Valuing the Home Care Workforce

By Scott Einbinder, Bend the Arc: a Jewish Partnership for Justice, and Delia de la Vara, Vice President, California Region, NCLR

Senior woman cookingIn a recent Los Angeles Times article, Chris Megerian mis-characterizes the Obama administration’s proposal to extend basic federal labor protections to home care aides as contrary to the needs of people with disabilities.

In California, nearly a half-million workers provide services and supports to elders and people with disabilities through the In Home Supportive Services (IHSS) program. Many more provide support to families who pay privately for assistance for their parents and grandparents who can no longer manage on their own. These home care workers are part of a national workforce that, according to the national nonprofit PHI, numbers at least 2.5 million, and is the fastest-growing workforce in the country. By 2020, this workforce is expected to grow to 4 million workers, larger than the number of teachers educating youth in grades K-12.

In 1974, when home care workers were excluded from the Fair Labor Standards Act, they were neighbors and family members who provided a few hours of “eldersitting,” ensuring that grandma was safe while the primary caregiver was out for a few hours. But the needs of individual consumers, families, and communities have changed drastically over the last 40 years. Home care aides today assist people with a wide range of disabilities, from elders with dementia to older adults living with MS to young people with cerebral palsy who need help readying themselves for school or work. All of these individuals cherish their independence and right to live at home and be part of their communities. We cannot build the skilled, stable home and community-based workforce we need for the 21st century using casual, underpaid, and undervalued labor.

Many Californians, stretched by family and work obligations, recognize this truth. Bend the Arc leader David Levitus notes that Rosa, Maria, and Rona, who care for his grandfather and grandmother, struggle to support their own children and parents. “These are talented professionals in their own right,” he says. “It takes skill to establish and maintain a good working relationship with elders. These are hard-working people who deserve the same legal protections other workers enjoy.”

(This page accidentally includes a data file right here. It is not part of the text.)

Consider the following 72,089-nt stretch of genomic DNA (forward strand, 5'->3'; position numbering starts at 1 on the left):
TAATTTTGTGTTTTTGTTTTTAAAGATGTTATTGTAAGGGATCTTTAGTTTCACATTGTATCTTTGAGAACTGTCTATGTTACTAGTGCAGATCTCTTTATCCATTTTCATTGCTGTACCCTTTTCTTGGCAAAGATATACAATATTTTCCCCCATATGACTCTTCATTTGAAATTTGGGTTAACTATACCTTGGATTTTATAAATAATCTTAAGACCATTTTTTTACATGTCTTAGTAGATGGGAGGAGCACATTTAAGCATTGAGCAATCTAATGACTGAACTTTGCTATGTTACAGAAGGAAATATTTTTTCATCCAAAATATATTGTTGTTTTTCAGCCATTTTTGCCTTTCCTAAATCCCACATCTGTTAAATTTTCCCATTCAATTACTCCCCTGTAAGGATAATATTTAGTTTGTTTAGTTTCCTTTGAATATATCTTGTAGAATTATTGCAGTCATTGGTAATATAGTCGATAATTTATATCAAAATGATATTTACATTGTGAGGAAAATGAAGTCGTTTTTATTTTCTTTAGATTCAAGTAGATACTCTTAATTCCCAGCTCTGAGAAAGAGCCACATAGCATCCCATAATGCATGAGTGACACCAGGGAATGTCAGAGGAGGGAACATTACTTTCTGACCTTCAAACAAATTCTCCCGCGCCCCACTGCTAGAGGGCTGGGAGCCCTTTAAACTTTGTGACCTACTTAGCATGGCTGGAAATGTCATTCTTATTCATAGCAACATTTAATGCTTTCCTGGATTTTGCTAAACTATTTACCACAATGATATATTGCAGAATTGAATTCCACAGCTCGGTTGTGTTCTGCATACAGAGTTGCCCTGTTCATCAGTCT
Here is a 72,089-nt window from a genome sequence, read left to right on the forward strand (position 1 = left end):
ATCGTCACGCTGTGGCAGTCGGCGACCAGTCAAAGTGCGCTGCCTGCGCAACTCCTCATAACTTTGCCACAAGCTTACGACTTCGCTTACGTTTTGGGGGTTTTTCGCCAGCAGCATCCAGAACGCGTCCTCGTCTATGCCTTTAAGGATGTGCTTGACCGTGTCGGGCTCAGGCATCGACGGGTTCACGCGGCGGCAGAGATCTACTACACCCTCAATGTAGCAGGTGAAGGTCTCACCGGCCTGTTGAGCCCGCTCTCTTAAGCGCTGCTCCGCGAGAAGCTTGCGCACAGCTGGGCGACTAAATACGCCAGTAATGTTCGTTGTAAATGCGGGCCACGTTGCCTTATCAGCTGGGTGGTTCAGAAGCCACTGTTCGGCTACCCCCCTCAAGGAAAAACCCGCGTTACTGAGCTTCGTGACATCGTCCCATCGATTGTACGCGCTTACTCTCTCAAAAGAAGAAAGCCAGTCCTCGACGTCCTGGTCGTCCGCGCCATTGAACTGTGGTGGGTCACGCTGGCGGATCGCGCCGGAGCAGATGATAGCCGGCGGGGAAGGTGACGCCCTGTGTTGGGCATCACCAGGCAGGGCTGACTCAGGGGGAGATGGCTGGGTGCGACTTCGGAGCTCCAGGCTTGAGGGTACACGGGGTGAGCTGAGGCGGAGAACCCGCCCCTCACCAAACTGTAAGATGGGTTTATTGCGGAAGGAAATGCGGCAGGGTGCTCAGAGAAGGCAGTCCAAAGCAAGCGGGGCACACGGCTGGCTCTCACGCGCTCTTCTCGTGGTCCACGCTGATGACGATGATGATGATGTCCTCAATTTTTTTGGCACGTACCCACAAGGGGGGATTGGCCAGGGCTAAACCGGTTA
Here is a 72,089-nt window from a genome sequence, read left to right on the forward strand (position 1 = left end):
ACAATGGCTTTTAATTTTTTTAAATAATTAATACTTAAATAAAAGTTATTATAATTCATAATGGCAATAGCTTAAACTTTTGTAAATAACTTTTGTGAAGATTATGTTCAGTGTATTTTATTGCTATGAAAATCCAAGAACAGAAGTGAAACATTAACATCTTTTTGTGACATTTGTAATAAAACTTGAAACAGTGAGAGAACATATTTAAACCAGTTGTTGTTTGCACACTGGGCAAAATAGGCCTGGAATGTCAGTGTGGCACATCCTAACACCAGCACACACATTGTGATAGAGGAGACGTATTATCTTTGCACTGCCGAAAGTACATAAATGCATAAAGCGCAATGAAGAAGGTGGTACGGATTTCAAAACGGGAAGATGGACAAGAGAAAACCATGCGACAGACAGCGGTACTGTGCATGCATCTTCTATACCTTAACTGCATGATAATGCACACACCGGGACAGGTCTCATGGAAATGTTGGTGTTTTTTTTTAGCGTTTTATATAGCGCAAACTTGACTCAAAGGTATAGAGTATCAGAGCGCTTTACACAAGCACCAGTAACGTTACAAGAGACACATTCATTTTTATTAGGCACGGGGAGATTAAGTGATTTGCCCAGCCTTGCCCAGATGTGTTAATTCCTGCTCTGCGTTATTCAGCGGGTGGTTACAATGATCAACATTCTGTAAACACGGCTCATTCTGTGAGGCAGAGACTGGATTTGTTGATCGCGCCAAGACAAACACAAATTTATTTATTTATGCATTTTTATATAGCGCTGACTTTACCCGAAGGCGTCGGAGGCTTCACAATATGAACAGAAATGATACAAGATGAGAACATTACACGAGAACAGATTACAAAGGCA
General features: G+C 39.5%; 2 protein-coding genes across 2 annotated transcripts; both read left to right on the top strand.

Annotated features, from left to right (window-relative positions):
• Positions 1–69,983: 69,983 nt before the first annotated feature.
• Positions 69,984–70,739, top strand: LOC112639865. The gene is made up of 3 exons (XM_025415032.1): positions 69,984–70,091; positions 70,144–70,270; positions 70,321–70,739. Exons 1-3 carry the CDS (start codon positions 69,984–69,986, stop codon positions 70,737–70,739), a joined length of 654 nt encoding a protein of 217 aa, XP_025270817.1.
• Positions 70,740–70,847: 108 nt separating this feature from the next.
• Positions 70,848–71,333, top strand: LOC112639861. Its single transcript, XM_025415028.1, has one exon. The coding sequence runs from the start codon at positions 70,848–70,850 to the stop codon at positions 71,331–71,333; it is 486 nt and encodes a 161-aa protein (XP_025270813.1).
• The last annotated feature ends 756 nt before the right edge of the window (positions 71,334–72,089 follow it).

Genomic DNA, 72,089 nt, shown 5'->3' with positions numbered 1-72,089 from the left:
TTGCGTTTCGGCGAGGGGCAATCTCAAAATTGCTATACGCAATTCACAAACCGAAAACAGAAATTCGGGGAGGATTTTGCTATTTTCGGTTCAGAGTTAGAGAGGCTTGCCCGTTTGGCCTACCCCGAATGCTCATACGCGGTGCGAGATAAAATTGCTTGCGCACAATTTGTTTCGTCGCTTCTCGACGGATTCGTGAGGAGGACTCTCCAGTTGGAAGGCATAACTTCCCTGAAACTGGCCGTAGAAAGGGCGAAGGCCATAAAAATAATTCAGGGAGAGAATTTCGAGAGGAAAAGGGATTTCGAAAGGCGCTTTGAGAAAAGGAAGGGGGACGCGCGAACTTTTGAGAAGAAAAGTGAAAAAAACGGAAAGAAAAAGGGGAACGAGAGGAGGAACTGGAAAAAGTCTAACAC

Rosa, Maria, and Rona are typical of the home care workforce. About 90 percent of these workers are women, and roughly half are people of color. In California, almost 4 in 10 home care workers are Latino. As domestic laborers, doing what has long been seen as “women’s work,” they live on the edge of poverty. Without the guarantee of minimum wage or overtime pay that applies to other hourly workers, about 50 percent of home care workers rely on public benefits to support their families.

The Department of Labor’s proposed regulation to extend basic labor protections under the Fair Labor Standards Act to home care workers  dignifies this important work and significantly improves job quality in this vital American industry.  This will help to attract more workers to the field—improving the lives of elders and people with disabilities who have difficulty finding skilled workers—and the economic security of the workforce.

Our organizations advocate for Latinos, a disproportionate number of whom are caregivers, and families in need of in-home supportive services.  Both home care workers and the consumers they serve deserve respect and a decent quality of life.  We strongly believe that with a reasonable adjustment period for the new rules to take effect, valued and supported caregivers would be better able to ensure that people with disabilities can thrive in the setting of their choice.

Einbinder is Chair of Southern California Regional Council, Bend the Arc: a Jewish Partnership for Justice. 

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